A bad week and thoughts of a trip to another of America's Favorite State Parks..Watkins Glen...
They say history is a unique seductress and I know her call and often wander off to it. We have had so much talk about Letchworth State Park that I thought I would put up a piece on America's other favorited state park Watkins Glen.
Watkins Glen has been one of my favorite destinations for years and with all of the troubles I have faced this week I would gladly visit there and walk the hills and gorge to forget. Its history will take you back in time to a past when it was a major destination of the wealthy!
Today it is now noted more for its racetrack and concert venues than for its wonder that people travel miles to see by coach or train.. Today it is a New York State Park and its many former owners have faded into history.
The natural gorge was situated on a parcel of land purchased by John Watkins an English man who left the property to his younger brother, Dr. Samuel Watkins. Samuel Watkins spent much money to develop the property and was responsible for improvements that included roads, homes, stores and a hotel.
His wife Cynthia remarried after his death and her new husband George Freer inherited the property at her death. The property was often referred to as the “Big Gully”. It is Samuel Watkins that Watkins Glen, originally called Jefferson was eventually named for at the insistence of Freer.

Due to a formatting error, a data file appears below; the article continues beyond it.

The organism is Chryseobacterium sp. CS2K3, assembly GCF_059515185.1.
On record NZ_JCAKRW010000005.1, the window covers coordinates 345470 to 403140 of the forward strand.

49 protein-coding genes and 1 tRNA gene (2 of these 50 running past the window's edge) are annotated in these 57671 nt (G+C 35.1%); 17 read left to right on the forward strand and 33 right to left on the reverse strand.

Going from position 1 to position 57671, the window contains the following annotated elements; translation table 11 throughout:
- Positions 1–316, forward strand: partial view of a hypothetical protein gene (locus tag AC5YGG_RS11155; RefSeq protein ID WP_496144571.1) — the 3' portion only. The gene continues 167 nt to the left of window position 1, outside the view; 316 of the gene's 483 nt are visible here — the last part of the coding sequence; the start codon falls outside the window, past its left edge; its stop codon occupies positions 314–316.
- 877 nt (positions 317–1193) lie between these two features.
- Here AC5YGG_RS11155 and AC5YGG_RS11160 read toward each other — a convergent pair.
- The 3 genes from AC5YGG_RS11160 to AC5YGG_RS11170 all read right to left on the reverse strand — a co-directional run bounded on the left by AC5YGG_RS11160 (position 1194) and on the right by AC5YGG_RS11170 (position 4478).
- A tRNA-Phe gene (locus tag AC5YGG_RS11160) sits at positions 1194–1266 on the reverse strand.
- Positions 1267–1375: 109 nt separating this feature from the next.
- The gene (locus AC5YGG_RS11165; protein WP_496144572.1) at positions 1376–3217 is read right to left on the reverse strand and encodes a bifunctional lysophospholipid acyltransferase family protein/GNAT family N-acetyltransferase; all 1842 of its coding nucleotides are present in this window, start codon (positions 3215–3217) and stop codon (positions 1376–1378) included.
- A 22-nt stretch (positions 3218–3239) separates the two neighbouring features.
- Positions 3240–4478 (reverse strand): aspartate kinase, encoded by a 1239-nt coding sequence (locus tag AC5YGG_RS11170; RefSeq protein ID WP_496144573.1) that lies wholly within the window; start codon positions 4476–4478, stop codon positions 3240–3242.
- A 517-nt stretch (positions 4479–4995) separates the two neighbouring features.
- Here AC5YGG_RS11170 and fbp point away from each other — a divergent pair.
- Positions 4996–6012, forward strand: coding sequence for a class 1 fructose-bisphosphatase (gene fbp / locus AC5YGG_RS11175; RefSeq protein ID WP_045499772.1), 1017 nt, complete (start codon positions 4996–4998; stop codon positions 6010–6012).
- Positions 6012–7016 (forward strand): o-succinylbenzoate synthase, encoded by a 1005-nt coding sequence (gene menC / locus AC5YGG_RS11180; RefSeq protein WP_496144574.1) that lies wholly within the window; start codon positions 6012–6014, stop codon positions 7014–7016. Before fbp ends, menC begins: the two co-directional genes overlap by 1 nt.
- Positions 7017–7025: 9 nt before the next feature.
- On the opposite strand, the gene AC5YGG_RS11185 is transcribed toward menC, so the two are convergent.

Morvalden Ells a newspaperman from Ithaca and Freer became business partners. Ells love for the glen and his ability to market the Glen to visitors with its scenic charm, is what eventually opened the Glen to tourism on the Fourth of July, in 1863. At that juncture in time it was called “Freer’s Glen: Mysterious Book of Nature”, and the rest is history!
Through Morvalden’s writings about the Glen it attracted and sold over 10,000 entrance tickets in its first year, and there after was improved yearly with additions that included resort accommodations.
A wealthy businessman, E B Parsons for $25,000, then purchased the property. Parsons continued its development until he sold it to John Lytle for a hefty $100,000. Under Lytle’s ownership the Grand Mountain House opened, a facility that could house more than 300 people.
Eventually the State of New York purchased the property from the estate of Andrew H. Green for $46,000 plus, and made it into today’s Watkins Glen State Park.
The Glen has survived thousands of years of water wear and natural disasters such as a horrific flood in 1933 after which the CCC did much repair work. Because of the flood the Army Corp of Engineers were engaged to build two dams on Glen Creek to help control the water.
It is through the loving care of all of the Glen’s owners and contributors that Watkins Glen has remained a natural historic treasure of New York State and tourist attraction for visitors from around the world.